Gerry Adams has announced his intention to stand down as Sinn Féin president in 2018.Read the full story ›
Sinn Féin’s Michelle O'Neill has said she believes more unionists will consider supporting a united Ireland as the economic consequences of Brexit become clear.
Speaking at the Ard Fheis in Dublin on Saturday, the party’s leader at Stormont spoke about a new political era.
“The old certainties are gone. The unionist majority has ended, Europe is in a state of flux and people here know that Brexit will be a disaster for the economy and that is why a cross-community majority of citizens in the north voted against it last June,” she said.
I am confident that as the economic consequences become clearer and hit home, more and more people from a unionist background will be open to at least exploring new scenarios, new relationships on this island, relationships which do not threaten their Britishness.
She continued: “Republicanism and unionism must reach a sustainable compromise for sustainable dialogue premised on anti-sectarianism that will move us beyond the impasse of the present and bring us into a brighter future.
“To achieve that we must explore how we can accommodate each other’s aspirations in a manner that does not demand the surrender of cultural or traditional identity.
“We believe that Irish unity on the basis of equality offers the best future for everybody on this island. Therefore it is my responsibility our responsibility to spell out what sort of united Ireland we as republicans seek and to assure them of their place in an Ireland of equals.”
Gerry Adams is anticipated to outline a timetable for retirement as he addresses the Sinn Féin Ard Fheis in Dublin later.Read the full story ›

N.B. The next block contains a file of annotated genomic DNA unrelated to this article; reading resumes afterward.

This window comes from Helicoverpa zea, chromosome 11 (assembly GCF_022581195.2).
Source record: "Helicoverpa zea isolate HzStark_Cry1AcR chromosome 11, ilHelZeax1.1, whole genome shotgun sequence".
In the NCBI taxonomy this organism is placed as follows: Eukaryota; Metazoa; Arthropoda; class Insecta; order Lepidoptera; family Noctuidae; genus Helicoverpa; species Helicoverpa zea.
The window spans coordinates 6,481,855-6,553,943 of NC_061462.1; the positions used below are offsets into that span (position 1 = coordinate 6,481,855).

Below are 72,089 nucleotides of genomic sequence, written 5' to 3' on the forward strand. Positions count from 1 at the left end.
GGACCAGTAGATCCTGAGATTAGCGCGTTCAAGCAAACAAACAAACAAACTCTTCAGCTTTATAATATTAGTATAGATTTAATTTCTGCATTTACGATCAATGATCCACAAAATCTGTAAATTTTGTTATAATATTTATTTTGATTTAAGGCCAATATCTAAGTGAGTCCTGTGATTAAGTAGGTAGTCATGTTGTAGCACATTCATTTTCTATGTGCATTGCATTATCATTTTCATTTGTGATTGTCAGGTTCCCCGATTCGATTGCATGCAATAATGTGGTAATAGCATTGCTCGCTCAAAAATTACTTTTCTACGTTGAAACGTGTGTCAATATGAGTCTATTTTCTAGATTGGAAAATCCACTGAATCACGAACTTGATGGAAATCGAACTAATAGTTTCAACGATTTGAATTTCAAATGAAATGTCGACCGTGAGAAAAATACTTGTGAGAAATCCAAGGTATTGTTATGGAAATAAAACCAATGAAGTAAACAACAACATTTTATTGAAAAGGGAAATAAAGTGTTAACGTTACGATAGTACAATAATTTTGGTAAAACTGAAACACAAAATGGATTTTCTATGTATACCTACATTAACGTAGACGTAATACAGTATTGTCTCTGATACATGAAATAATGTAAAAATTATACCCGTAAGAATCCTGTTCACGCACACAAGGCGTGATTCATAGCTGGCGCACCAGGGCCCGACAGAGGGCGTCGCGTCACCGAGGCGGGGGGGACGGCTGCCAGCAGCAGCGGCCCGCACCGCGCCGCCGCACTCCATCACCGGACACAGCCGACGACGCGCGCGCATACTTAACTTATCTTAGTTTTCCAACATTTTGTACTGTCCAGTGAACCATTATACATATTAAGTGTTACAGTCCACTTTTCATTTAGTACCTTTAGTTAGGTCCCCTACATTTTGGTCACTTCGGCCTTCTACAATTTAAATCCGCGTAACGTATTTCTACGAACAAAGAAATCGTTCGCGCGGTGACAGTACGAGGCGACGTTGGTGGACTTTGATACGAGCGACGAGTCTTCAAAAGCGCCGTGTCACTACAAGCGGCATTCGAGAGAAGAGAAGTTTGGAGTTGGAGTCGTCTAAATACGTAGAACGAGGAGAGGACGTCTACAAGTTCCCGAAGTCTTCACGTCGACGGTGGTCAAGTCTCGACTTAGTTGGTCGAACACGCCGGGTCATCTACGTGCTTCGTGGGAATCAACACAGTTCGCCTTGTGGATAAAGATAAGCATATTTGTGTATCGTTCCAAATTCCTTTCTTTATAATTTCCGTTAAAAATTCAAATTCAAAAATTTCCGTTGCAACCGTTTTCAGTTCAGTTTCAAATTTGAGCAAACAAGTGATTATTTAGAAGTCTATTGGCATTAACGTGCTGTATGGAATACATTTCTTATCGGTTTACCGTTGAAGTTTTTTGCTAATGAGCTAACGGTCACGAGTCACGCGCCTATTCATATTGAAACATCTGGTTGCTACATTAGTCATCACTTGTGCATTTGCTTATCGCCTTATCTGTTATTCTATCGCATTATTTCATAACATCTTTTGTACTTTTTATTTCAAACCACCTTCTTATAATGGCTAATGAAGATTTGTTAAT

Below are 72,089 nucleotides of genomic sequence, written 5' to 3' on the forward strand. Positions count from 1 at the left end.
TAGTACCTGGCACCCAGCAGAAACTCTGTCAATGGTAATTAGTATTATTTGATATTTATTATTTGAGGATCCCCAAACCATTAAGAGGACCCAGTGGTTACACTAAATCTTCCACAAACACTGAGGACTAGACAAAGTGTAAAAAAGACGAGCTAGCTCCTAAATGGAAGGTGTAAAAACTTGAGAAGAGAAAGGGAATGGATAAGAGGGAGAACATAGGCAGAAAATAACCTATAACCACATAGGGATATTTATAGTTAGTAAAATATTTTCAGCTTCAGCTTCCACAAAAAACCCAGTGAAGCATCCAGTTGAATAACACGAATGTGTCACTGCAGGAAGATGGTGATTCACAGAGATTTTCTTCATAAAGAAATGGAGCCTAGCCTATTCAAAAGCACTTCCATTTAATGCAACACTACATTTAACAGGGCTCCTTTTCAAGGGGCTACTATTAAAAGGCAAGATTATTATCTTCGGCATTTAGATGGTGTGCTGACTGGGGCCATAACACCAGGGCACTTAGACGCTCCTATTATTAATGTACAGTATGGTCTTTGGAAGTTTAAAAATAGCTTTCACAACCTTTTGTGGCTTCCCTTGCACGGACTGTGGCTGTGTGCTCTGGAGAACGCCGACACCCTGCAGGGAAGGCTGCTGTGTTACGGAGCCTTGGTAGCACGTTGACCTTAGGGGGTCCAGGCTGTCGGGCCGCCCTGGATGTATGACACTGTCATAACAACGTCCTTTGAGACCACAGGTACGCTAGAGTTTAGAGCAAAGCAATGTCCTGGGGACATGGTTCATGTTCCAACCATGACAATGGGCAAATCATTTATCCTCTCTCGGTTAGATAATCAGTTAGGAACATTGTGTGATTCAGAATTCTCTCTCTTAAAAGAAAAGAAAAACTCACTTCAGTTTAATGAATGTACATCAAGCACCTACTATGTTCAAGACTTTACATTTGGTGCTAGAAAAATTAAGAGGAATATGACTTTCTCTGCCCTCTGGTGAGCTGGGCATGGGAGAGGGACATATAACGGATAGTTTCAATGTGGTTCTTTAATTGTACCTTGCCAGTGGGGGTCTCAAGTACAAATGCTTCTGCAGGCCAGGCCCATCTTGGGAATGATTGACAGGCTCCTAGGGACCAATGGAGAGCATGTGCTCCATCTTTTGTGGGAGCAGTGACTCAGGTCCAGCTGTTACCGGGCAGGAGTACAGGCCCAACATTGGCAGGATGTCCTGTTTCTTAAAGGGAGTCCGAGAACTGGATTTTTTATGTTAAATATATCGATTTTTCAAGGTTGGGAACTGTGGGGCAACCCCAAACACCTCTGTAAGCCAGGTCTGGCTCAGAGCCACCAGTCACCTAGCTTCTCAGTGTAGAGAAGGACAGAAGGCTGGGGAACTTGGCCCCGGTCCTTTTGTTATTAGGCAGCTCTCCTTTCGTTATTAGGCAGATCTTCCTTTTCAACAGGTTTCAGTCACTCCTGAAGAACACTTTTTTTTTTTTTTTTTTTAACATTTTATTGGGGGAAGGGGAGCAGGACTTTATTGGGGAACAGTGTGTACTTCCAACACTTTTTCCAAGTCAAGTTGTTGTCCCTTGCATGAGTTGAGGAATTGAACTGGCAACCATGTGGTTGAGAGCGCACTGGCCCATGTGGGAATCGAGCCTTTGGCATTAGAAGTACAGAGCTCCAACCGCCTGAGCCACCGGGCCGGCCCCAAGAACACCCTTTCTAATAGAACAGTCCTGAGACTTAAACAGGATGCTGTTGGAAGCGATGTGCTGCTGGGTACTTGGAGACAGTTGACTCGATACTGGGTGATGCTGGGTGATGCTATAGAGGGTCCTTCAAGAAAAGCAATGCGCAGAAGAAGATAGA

The Irish Foreign Minister says more "clarity" is needed on the border with Northern Ireland, before UK Brexit talks can move to phase two.Read the full story ›
Foreign Secretary Boris Johnson will hold talks on Friday with Ireland's Foreign Minister Simon Coveney.Read the full story ›
Sinn Féin leaders have held a meeting with Taoiseach Leo Varadkar to discuss the political crisis in Northern Ireland.Read the full story ›
The Taoiseach and Irish Foreign Affairs Minister are to hold talks with Sinn Fein regarding the current political deadlock at Stormont.Read the full story ›
An emergency move to ensure funding for vital public services in NI does not run out has cleared its final parliamentary hurdle.Read the full story ›
The Department of Health has called on the secretary of state to clarify how much funding it will get in the budget passed by Westminster.Read the full story ›
The secretary of state's budget bill will go before the House of Lords on Tuesday.
There is an extra £50m for health and education, out of the DUP's £1bn deal with the Conservatives.
James Brokenshire has also commissioned an independent review into whether MLAs should still be paid their full salaries.
The DUP said it was "regrettable" that there was not an Executive in Northern Ireland to pass the budget.
Dianne Dodds MEP said: “This is a situation that we have said can not go on indefinitely.
“We have now a budget for Northern Ireland but there are decisions piling up on any number of issues.
“On the reorganisation of the health service, on education, on public services, on infrastructure - all of these decisions are waiting.
“We need ministers to take decisions.
“If Sinn Féin won't come to the table, if Sinn Féin won't form an Executive, then it will be up to the Government to provide ministers to actually take those decisions.”